"That," Schulman said, "definitely was the dirtiest move." The co-authors provided us with a text the woman sent Fuller.
On Aug. 24, Fuller's mother sent a letter to Vanderbilt's athletics director, David Williams, but never got a reply. Schulman and Castro started calling Williams's office and kept calling until they got an appointment. They presented Williams with all the evidence they had, the same evidence they gave to us. Castro said Williams didn't even look at the messages, saying he needed to talk to the school's general counsel. He promised them he would look into what had happened. When Castro sent a follow-up email a week later, Williams responded:
Should Vanderbilt be afraid? Anyone who follows college sports already knows the issues. College athletes work hard for for little or no money. Burdened by team commitments, they don't get the same education the rest of us do. They get shady offers for under-the-table money. They have a lot of sex. The details in this book will be unique—every one of us has a story that's unique—but college sports is a mass product and like any such product, from the assembly-line car to the iPhone, the sameness is part of the package, essential to its appeal. Every year players graduate, new ones come in, and fans and boosters root for whoever takes the court as if nothing has changed except the athletes who don't own the rights to their own names.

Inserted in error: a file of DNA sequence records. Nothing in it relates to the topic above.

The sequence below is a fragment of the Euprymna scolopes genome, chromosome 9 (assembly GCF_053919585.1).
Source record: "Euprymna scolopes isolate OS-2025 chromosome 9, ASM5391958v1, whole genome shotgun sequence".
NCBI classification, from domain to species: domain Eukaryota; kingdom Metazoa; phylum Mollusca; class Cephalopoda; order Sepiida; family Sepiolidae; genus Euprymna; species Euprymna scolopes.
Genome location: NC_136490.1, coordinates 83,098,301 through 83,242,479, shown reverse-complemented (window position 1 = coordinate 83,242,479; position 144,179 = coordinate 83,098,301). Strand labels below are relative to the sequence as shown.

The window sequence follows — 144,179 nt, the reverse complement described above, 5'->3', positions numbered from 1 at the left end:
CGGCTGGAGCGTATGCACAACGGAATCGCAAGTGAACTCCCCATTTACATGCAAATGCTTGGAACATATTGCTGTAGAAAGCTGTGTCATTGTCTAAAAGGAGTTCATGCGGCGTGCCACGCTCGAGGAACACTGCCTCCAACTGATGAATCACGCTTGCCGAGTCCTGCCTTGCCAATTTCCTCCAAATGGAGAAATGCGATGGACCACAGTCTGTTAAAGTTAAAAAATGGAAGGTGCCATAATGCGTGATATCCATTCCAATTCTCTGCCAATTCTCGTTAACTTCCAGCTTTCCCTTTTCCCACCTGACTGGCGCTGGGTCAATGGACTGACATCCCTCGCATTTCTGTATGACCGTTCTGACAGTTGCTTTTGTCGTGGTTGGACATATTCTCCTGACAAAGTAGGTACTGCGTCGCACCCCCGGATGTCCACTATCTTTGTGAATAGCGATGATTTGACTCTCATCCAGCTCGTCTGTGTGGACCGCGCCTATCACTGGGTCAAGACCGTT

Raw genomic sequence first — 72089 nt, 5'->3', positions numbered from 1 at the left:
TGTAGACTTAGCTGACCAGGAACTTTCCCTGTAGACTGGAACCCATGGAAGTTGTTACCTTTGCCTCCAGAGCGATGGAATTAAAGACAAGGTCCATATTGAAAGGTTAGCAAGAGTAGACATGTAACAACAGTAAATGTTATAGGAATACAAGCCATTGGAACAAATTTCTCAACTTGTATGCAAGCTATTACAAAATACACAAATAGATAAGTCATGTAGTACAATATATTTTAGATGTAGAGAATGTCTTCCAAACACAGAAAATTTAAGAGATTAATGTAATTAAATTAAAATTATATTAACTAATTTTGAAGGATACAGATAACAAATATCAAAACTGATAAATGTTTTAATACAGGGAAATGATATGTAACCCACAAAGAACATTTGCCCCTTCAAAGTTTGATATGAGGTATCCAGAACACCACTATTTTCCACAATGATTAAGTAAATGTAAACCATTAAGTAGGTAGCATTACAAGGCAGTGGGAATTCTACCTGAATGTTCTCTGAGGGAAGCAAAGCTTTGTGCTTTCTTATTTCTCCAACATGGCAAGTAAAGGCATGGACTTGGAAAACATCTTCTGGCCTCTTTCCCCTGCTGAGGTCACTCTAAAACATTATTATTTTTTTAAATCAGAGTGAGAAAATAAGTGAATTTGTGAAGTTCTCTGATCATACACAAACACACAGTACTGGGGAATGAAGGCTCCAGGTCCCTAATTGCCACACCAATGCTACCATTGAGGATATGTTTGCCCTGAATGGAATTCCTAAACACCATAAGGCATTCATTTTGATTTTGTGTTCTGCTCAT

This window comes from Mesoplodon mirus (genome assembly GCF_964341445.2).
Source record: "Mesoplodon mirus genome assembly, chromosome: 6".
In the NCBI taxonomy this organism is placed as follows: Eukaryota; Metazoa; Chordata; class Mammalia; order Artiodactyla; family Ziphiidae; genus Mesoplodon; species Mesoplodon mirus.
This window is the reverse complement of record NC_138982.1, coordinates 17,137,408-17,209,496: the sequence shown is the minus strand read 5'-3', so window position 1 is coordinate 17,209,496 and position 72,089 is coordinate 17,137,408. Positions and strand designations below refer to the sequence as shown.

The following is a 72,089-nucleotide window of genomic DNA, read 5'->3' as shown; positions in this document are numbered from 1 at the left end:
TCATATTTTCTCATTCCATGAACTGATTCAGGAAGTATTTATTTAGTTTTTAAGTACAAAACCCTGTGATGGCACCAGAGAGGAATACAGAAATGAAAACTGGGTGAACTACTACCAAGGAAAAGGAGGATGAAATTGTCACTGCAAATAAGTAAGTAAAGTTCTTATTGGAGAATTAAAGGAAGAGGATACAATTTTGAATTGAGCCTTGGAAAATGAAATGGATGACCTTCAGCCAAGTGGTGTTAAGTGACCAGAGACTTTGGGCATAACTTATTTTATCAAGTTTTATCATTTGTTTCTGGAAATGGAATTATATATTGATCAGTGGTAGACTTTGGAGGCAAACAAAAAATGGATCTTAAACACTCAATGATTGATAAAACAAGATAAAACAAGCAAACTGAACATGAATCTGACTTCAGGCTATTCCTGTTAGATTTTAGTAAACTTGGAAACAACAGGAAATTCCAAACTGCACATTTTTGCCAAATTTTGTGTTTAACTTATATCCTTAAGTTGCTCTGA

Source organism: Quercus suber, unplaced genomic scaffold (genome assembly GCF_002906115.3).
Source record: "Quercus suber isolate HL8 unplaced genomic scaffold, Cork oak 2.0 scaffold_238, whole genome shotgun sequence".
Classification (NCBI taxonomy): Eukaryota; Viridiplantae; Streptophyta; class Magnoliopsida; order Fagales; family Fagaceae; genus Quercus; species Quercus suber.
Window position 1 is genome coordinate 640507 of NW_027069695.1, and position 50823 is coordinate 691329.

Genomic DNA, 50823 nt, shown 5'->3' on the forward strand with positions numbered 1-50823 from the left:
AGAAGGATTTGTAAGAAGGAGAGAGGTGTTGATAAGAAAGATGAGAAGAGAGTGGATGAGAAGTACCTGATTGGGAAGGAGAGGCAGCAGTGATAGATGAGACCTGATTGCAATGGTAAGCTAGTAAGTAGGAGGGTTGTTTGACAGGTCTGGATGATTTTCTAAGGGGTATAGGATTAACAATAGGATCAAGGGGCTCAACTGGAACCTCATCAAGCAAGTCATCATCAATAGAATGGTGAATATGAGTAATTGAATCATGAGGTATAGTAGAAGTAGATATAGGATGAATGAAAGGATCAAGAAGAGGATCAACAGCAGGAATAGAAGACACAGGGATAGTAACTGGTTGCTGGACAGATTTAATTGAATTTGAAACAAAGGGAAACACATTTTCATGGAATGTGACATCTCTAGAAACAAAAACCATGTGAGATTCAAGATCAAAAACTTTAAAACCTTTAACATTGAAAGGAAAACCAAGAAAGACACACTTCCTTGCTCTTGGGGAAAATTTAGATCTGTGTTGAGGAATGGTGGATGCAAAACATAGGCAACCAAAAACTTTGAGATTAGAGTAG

It's what's around the game that changes: the TV exposure, the million-dollar deals (for the coaches and administrators, of course), the thousand-dollar tickets for national championship games. And when that much money is on the line, everything is worth freaking out about—especially if it might make a booster think twice before signing a check. Vanderbilt isn't doing anything different than what any other business freaking out over possible bad press would do. The difference is that very few of those businesses need to defend anything quite like the sham amateurism from which Vanderbilt profits.
Fuller's story is the story of college sports as they're lived by the players, even, to some extent, after they've graduated—under the watchful eye of universities that want to control them exclusively to the university's benefit. Maybe pursuing this book is a great idea and maybe it's a horrible one, but either way, it's a decision for Fuller, Schulman, and Castro to make. They are, after all, adults. You wouldn't know that to go by the the language used in the text messages—needy for attention, reflect badly on me and my program, I know everything. This is the posture and phrasing used with an irresponsible child, and its use points up the real issue here: there may be no real threat to Vanderbilt in tales of a point guard's wild sex life, but there is one in him telling it.
The fundamental fiction of big-time college sports is that the relationship between institution and athlete is one that leaves young people owing more than they're owed. It isn't; beneath the rhetoric about molding fine young men, it's basically a business arrangement set up on corrupt terms, in which the benefits are nowhere near so mutual as they should be. Allow Kyle Fuller to treat it as one, and who knows? Players, and even the public, might start thinking about all of this as exactly what it is.
Image via Associated Press